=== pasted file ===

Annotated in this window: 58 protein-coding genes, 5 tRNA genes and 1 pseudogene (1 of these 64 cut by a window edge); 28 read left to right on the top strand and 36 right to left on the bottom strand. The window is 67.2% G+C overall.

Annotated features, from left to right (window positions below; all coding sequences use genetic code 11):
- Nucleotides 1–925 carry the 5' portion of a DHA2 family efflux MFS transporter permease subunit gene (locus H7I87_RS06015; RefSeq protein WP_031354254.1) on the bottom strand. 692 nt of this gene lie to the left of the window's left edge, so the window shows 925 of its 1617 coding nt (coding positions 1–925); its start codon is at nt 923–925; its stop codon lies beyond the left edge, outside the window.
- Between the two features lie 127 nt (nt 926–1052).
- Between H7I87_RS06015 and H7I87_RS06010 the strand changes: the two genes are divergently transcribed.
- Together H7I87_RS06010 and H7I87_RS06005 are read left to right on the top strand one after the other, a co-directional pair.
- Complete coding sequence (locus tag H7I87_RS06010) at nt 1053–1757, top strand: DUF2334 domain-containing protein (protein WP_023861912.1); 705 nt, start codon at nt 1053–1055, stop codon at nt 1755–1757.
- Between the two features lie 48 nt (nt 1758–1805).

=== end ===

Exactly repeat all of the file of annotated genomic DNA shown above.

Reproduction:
Annotated in this window: 58 protein-coding genes, 5 tRNA genes and 1 pseudogene (1 of these 64 cut by a window edge); 28 read left to right on the top strand and 36 right to left on the bottom strand. The window is 67.2% G+C overall.

Annotated features, from left to right (window positions below; all coding sequences use genetic code 11):
- Nucleotides 1–925 carry the 5' portion of a DHA2 family efflux MFS transporter permease subunit gene (locus H7I87_RS06015; RefSeq protein WP_031354254.1) on the bottom strand. 692 nt of this gene lie to the left of the window's left edge, so the window shows 925 of its 1617 coding nt (coding positions 1–925); its start codon is at nt 923–925; its stop codon lies beyond the left edge, outside the window.
- Between the two features lie 127 nt (nt 926–1052).
- Between H7I87_RS06015 and H7I87_RS06010 the strand changes: the two genes are divergently transcribed.
- Together H7I87_RS06010 and H7I87_RS06005 are read left to right on the top strand one after the other, a co-directional pair.
- Complete coding sequence (locus tag H7I87_RS06010) at nt 1053–1757, top strand: DUF2334 domain-containing protein (protein WP_023861912.1); 705 nt, start codon at nt 1053–1055, stop codon at nt 1755–1757.
- Between the two features lie 48 nt (nt 1758–1805).